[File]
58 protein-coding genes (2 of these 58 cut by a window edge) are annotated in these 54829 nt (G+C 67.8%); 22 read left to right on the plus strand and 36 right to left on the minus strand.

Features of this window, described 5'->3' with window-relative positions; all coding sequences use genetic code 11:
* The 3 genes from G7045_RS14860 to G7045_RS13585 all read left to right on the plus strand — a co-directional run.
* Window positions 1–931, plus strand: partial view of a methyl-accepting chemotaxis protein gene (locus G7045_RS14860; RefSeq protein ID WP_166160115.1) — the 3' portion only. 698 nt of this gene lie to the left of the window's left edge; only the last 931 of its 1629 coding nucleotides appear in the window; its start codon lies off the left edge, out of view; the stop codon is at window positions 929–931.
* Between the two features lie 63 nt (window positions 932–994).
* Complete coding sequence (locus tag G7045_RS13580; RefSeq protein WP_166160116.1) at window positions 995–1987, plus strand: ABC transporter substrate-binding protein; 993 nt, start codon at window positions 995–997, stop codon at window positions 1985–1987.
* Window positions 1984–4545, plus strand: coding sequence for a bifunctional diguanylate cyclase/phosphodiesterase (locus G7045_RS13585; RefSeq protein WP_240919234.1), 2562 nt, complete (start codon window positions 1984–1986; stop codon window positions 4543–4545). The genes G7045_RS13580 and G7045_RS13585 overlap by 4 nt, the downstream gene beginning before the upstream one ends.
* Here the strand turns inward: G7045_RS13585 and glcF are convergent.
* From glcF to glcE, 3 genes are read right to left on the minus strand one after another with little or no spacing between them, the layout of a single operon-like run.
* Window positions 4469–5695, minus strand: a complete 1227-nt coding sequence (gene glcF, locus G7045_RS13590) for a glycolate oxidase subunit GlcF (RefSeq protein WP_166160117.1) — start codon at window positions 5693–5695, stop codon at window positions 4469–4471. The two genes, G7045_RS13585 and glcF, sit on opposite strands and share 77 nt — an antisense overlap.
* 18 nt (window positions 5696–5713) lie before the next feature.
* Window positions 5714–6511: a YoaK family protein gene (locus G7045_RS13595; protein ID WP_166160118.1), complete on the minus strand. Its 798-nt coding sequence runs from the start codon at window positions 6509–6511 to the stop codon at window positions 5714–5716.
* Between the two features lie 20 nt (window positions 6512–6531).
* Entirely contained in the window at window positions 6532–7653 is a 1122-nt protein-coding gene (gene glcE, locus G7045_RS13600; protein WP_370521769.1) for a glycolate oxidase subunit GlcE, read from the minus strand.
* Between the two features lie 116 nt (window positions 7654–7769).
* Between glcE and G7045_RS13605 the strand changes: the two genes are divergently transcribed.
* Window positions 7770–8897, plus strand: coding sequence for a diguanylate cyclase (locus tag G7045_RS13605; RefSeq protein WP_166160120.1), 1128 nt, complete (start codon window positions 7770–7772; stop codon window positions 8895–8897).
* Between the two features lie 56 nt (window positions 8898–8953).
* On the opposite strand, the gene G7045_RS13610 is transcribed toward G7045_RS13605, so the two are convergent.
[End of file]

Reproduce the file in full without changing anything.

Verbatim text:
58 protein-coding genes (2 of these 58 cut by a window edge) are annotated in these 54829 nt (G+C 67.8%); 22 read left to right on the plus strand and 36 right to left on the minus strand.

Features of this window, described 5'->3' with window-relative positions; all coding sequences use genetic code 11:
* The 3 genes from G7045_RS14860 to G7045_RS13585 all read left to right on the plus strand — a co-directional run.
* Window positions 1–931, plus strand: partial view of a methyl-accepting chemotaxis protein gene (locus G7045_RS14860; RefSeq protein ID WP_166160115.1) — the 3' portion only. 698 nt of this gene lie to the left of the window's left edge; only the last 931 of its 1629 coding nucleotides appear in the window; its start codon lies off the left edge, out of view; the stop codon is at window positions 929–931.
* Between the two features lie 63 nt (window positions 932–994).
* Complete coding sequence (locus tag G7045_RS13580; RefSeq protein WP_166160116.1) at window positions 995–1987, plus strand: ABC transporter substrate-binding protein; 993 nt, start codon at window positions 995–997, stop codon at window positions 1985–1987.
* Window positions 1984–4545, plus strand: coding sequence for a bifunctional diguanylate cyclase/phosphodiesterase (locus G7045_RS13585; RefSeq protein WP_240919234.1), 2562 nt, complete (start codon window positions 1984–1986; stop codon window positions 4543–4545). The genes G7045_RS13580 and G7045_RS13585 overlap by 4 nt, the downstream gene beginning before the upstream one ends.
* Here the strand turns inward: G7045_RS13585 and glcF are convergent.
* From glcF to glcE, 3 genes are read right to left on the minus strand one after another with little or no spacing between them, the layout of a single operon-like run.
* Window positions 4469–5695, minus strand: a complete 1227-nt coding sequence (gene glcF, locus G7045_RS13590) for a glycolate oxidase subunit GlcF (RefSeq protein WP_166160117.1) — start codon at window positions 5693–5695, stop codon at window positions 4469–4471. The two genes, G7045_RS13585 and glcF, sit on opposite strands and share 77 nt — an antisense overlap.
* 18 nt (window positions 5696–5713) lie before the next feature.
* Window positions 5714–6511: a YoaK family protein gene (locus G7045_RS13595; protein ID WP_166160118.1), complete on the minus strand. Its 798-nt coding sequence runs from the start codon at window positions 6509–6511 to the stop codon at window positions 5714–5716.
* Between the two features lie 20 nt (window positions 6512–6531).
* Entirely contained in the window at window positions 6532–7653 is a 1122-nt protein-coding gene (gene glcE, locus G7045_RS13600; protein WP_370521769.1) for a glycolate oxidase subunit GlcE, read from the minus strand.
* Between the two features lie 116 nt (window positions 7654–7769).
* Between glcE and G7045_RS13605 the strand changes: the two genes are divergently transcribed.
* Window positions 7770–8897, plus strand: coding sequence for a diguanylate cyclase (locus tag G7045_RS13605; RefSeq protein WP_166160120.1), 1128 nt, complete (start codon window positions 7770–7772; stop codon window positions 8895–8897).
* Between the two features lie 56 nt (window positions 8898–8953).
* On the opposite strand, the gene G7045_RS13610 is transcribed toward G7045_RS13605, so the two are convergent.